I was able to register without being discovered and it was time to leave. By this time, I was entering my 3rd trimester, leaving Nigeria to start my masters fully funded — tuition, living expenses, return tickets.
When I got to Aberdeen in September 2016, I stayed with my friend and his family while apartment hunting. The baby was due in three months and I had no nursery, had not bought a single baby item. It took a month to finally find the apartment that ticked all of my boxes, which in itself was super lucky as Aberdeen like the rest of the O&G economies had been affected by the downturn, including the housing market which had taken a hit. Two months to baby and I finally moved in to my apartment and started setting up for baby.
By this time, winter was approaching and it was getting cold. Getting to school each day was becoming a struggle. My major labour apprehensions were that I would either go into dramatic labour while in school — Hollywood type water-breaking drama — or she would come early and I would be all alone in that labour room. Thankfully neither of those happened and she was actually late by three days.
My labour experience was scary and honestly traumatic. (Please note: What is traumatic for one person may be a breeze for the next!). I was two days past by due date when my contractions started in the night and I wasn’t sure it was the real deal because Nollywood had poisoned my mind about labour expectations. I thought I would be tearing my hair out from the get-go. Then the contractions got more intense over the night and I knew I was in labour.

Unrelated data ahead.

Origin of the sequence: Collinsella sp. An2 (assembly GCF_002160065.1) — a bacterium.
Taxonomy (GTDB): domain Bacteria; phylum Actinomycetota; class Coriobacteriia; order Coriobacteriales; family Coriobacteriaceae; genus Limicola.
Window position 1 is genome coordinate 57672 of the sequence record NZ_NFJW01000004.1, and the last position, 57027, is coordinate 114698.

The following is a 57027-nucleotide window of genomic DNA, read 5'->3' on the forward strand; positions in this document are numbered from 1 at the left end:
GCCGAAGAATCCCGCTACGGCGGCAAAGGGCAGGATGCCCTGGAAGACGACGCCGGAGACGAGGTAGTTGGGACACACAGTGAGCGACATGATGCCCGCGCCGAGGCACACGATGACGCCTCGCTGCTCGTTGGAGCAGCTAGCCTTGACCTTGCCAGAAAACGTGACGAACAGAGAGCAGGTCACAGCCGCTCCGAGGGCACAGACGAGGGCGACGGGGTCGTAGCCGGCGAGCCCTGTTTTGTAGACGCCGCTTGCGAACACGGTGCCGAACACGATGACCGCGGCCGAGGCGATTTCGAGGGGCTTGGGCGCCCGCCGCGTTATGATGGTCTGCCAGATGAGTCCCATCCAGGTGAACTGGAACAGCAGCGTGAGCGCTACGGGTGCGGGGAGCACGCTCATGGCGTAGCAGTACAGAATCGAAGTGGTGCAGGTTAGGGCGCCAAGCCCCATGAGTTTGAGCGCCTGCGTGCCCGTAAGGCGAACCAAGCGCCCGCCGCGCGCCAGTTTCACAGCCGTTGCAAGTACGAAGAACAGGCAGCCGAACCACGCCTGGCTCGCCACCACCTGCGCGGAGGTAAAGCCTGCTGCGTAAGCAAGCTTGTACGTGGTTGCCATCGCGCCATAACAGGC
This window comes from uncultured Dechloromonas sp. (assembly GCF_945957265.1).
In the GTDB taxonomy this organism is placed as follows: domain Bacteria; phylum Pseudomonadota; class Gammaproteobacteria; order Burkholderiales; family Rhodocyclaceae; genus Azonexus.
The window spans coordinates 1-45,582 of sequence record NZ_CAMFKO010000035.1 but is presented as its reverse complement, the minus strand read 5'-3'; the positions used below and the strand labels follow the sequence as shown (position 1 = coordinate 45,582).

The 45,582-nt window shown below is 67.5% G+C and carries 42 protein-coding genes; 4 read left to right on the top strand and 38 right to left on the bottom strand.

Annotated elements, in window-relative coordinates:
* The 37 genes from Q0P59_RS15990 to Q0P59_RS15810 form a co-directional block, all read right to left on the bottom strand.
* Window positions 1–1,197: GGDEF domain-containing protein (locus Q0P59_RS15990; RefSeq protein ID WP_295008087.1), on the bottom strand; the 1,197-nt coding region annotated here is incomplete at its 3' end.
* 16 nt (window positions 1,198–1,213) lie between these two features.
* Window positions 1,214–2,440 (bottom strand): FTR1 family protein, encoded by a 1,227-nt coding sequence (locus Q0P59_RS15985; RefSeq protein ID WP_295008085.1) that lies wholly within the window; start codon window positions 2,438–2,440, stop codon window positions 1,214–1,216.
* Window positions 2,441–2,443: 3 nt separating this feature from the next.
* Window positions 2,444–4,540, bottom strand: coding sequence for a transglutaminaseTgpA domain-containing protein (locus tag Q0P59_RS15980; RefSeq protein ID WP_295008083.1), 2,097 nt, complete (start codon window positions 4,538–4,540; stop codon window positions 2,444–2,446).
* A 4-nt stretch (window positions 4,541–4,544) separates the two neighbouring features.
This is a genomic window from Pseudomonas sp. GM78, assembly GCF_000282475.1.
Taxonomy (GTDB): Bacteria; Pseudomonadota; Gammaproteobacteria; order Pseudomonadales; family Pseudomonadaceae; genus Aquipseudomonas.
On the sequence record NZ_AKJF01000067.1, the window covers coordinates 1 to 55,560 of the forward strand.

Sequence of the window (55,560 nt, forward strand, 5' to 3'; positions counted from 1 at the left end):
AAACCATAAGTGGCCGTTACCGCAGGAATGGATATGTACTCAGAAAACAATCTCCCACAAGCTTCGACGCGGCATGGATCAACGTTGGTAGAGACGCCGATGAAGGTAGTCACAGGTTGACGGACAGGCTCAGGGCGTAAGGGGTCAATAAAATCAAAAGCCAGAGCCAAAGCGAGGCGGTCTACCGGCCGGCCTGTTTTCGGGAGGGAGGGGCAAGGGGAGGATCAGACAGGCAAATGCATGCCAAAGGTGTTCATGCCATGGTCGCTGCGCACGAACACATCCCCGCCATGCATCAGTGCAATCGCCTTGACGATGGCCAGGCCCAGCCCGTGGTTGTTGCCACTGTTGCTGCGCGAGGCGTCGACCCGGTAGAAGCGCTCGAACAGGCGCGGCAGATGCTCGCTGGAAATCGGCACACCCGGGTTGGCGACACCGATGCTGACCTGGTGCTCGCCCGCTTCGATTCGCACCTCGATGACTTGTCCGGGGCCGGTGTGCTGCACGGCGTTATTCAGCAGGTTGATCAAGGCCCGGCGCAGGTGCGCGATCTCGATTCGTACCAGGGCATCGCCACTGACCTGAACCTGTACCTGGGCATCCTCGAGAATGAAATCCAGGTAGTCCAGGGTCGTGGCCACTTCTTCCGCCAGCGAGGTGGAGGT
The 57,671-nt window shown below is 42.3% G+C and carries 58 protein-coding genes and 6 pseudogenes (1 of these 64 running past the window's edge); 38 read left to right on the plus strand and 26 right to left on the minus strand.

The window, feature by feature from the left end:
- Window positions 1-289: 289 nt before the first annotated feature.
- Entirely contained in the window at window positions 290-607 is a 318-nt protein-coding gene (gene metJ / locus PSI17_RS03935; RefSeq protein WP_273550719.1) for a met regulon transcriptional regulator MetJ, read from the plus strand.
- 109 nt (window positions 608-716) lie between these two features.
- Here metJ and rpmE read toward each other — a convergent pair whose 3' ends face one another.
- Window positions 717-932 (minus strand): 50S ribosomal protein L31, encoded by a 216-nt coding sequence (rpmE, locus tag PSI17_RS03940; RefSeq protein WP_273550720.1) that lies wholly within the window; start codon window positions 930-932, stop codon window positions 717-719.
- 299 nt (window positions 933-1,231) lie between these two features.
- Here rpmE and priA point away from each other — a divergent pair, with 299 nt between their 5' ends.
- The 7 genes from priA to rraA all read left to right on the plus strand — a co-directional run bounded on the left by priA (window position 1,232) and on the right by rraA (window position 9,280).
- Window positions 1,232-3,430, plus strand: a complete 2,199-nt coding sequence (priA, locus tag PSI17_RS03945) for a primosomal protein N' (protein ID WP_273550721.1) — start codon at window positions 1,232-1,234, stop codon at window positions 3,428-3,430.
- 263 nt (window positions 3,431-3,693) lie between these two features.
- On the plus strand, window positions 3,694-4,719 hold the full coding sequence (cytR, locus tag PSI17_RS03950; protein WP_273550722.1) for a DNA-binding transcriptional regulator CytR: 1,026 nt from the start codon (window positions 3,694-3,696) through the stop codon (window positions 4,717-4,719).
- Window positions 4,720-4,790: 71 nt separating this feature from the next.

We bundled ourselves to the hospital by the afternoon of the next day when the contractions were about five minutes apart. I had written my birth plan weeks before — I wanted an epidural, thank you very much. Also, what is gas and air? I wanted the good stuff. Jesus did not die and leave all this scientific knowledge in the world for me not to use it. God must have been laughing at me because my labour was too fast to get an epidural, or morphine — nothing. Three hours after admission, a bad third-degree tear, and a whole bag of emotions later, Temilola was born.
It took a village
My first term exams were exactly one month after I gave birth. Thankfully the exams went well, but the entire 2017 was extremely stressful — juggling classes, term papers, exams, being a first time mum, understanding my baby maintaining a home and my sanity. Yet, I am grateful to have been through it, and massively thankful to my family for their support. My dad held it down for Supreme Rentals in my absence, my aunt was with me in the labour room, my late uncle was my unofficial gynae consult, all my aunts, uncles, siblings, cousins and friends rooted for me, my mother-in-law stayed and helped out with Temi while I went to school (this was the only way really. Childcare is super expensive yo!), my father-in-law who released his wife, and of course Tolu, my husband. He would come and visit every month without fail. If he could route work trips through the UK, he did, and if not, he would just come by himself.
I would be remiss if I make it sound easy. It wasn’t. There were several times I would break down and cry. I made sacrifices — my social life was pretty much non-existent and I couldn’t take advantage of my study year to do a Euro trip.
But, I have Temilola and that for me, is the greatest reward.
First off, how absolutely gorgeous is that photo?
I think Kemi’s last line sums it up nicely. Motherhood will often come with its own set of challenges and curve balls. But then, in many cases, the greatest reward will often be the smile and joy that your child(ren) bring to you.
Did you have to juggle schooling and being a mum? Do you have any checklist as to when you’d rather become a mum?